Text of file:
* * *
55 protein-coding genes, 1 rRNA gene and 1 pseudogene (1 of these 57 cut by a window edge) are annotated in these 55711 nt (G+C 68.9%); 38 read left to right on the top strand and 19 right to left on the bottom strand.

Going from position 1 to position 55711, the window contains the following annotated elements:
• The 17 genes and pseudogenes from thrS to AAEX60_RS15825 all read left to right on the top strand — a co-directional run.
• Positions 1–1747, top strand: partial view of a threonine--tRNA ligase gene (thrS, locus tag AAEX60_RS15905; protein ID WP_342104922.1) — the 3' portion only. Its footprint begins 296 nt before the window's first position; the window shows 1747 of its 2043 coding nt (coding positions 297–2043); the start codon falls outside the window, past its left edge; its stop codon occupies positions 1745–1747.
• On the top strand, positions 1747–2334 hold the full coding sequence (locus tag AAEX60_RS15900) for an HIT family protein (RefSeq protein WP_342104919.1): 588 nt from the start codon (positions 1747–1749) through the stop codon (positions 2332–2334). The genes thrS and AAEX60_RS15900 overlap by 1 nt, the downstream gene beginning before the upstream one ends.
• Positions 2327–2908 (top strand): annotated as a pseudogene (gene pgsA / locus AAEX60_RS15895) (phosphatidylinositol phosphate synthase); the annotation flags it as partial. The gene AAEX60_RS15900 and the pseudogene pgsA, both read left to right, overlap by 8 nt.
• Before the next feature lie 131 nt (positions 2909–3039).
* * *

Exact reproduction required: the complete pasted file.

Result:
55 protein-coding genes, 1 rRNA gene and 1 pseudogene (1 of these 57 cut by a window edge) are annotated in these 55711 nt (G+C 68.9%); 38 read left to right on the top strand and 19 right to left on the bottom strand.

Going from position 1 to position 55711, the window contains the following annotated elements:
• The 17 genes and pseudogenes from thrS to AAEX60_RS15825 all read left to right on the top strand — a co-directional run.
• Positions 1–1747, top strand: partial view of a threonine--tRNA ligase gene (thrS, locus tag AAEX60_RS15905; protein ID WP_342104922.1) — the 3' portion only. Its footprint begins 296 nt before the window's first position; the window shows 1747 of its 2043 coding nt (coding positions 297–2043); the start codon falls outside the window, past its left edge; its stop codon occupies positions 1745–1747.
• On the top strand, positions 1747–2334 hold the full coding sequence (locus tag AAEX60_RS15900) for an HIT family protein (RefSeq protein WP_342104919.1): 588 nt from the start codon (positions 1747–1749) through the stop codon (positions 2332–2334). The genes thrS and AAEX60_RS15900 overlap by 1 nt, the downstream gene beginning before the upstream one ends.
• Positions 2327–2908 (top strand): annotated as a pseudogene (gene pgsA / locus AAEX60_RS15895) (phosphatidylinositol phosphate synthase); the annotation flags it as partial. The gene AAEX60_RS15900 and the pseudogene pgsA, both read left to right, overlap by 8 nt.
• Before the next feature lie 131 nt (positions 2909–3039).